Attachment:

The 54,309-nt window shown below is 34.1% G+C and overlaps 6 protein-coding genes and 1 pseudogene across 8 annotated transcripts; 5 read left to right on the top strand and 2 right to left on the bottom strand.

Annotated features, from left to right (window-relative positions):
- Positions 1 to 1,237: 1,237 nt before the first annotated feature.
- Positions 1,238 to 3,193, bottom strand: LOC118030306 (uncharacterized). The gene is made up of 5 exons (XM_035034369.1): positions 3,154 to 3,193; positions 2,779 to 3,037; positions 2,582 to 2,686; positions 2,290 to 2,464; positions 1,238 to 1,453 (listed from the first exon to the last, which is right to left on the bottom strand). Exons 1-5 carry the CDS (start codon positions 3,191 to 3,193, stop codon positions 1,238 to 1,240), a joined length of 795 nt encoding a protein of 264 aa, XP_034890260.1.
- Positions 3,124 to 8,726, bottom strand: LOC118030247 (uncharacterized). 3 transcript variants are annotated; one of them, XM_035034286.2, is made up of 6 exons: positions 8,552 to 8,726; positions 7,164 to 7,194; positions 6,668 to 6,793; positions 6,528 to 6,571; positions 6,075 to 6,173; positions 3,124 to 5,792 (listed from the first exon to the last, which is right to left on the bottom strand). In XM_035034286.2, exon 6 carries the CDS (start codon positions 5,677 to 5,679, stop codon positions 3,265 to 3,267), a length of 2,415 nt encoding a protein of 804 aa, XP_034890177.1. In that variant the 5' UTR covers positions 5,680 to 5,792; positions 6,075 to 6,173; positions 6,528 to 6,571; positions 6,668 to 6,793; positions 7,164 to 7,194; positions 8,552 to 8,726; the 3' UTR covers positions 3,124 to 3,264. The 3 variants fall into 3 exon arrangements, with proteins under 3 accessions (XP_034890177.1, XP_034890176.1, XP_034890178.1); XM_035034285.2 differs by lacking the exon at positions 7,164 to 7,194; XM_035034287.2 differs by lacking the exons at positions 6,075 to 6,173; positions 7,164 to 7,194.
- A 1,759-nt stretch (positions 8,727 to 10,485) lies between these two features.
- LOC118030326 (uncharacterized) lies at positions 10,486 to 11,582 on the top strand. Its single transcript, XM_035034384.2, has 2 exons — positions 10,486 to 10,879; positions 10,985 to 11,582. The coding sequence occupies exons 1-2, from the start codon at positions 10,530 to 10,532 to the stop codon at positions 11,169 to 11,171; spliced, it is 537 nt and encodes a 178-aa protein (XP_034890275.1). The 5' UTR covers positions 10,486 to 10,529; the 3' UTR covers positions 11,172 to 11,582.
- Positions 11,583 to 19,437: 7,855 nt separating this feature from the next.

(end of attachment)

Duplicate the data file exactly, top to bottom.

The 54,309-nt window shown below is 34.1% G+C and overlaps 6 protein-coding genes and 1 pseudogene across 8 annotated transcripts; 5 read left to right on the top strand and 2 right to left on the bottom strand.

Annotated features, from left to right (window-relative positions):
- Positions 1 to 1,237: 1,237 nt before the first annotated feature.
- Positions 1,238 to 3,193, bottom strand: LOC118030306 (uncharacterized). The gene is made up of 5 exons (XM_035034369.1): positions 3,154 to 3,193; positions 2,779 to 3,037; positions 2,582 to 2,686; positions 2,290 to 2,464; positions 1,238 to 1,453 (listed from the first exon to the last, which is right to left on the bottom strand). Exons 1-5 carry the CDS (start codon positions 3,191 to 3,193, stop codon positions 1,238 to 1,240), a joined length of 795 nt encoding a protein of 264 aa, XP_034890260.1.
- Positions 3,124 to 8,726, bottom strand: LOC118030247 (uncharacterized). 3 transcript variants are annotated; one of them, XM_035034286.2, is made up of 6 exons: positions 8,552 to 8,726; positions 7,164 to 7,194; positions 6,668 to 6,793; positions 6,528 to 6,571; positions 6,075 to 6,173; positions 3,124 to 5,792 (listed from the first exon to the last, which is right to left on the bottom strand). In XM_035034286.2, exon 6 carries the CDS (start codon positions 5,677 to 5,679, stop codon positions 3,265 to 3,267), a length of 2,415 nt encoding a protein of 804 aa, XP_034890177.1. In that variant the 5' UTR covers positions 5,680 to 5,792; positions 6,075 to 6,173; positions 6,528 to 6,571; positions 6,668 to 6,793; positions 7,164 to 7,194; positions 8,552 to 8,726; the 3' UTR covers positions 3,124 to 3,264. The 3 variants fall into 3 exon arrangements, with proteins under 3 accessions (XP_034890177.1, XP_034890176.1, XP_034890178.1); XM_035034285.2 differs by lacking the exon at positions 7,164 to 7,194; XM_035034287.2 differs by lacking the exons at positions 6,075 to 6,173; positions 7,164 to 7,194.
- A 1,759-nt stretch (positions 8,727 to 10,485) lies between these two features.
- LOC118030326 (uncharacterized) lies at positions 10,486 to 11,582 on the top strand. Its single transcript, XM_035034384.2, has 2 exons — positions 10,486 to 10,879; positions 10,985 to 11,582. The coding sequence occupies exons 1-2, from the start codon at positions 10,530 to 10,532 to the stop codon at positions 11,169 to 11,171; spliced, it is 537 nt and encodes a 178-aa protein (XP_034890275.1). The 5' UTR covers positions 10,486 to 10,529; the 3' UTR covers positions 11,172 to 11,582.
- Positions 11,583 to 19,437: 7,855 nt separating this feature from the next.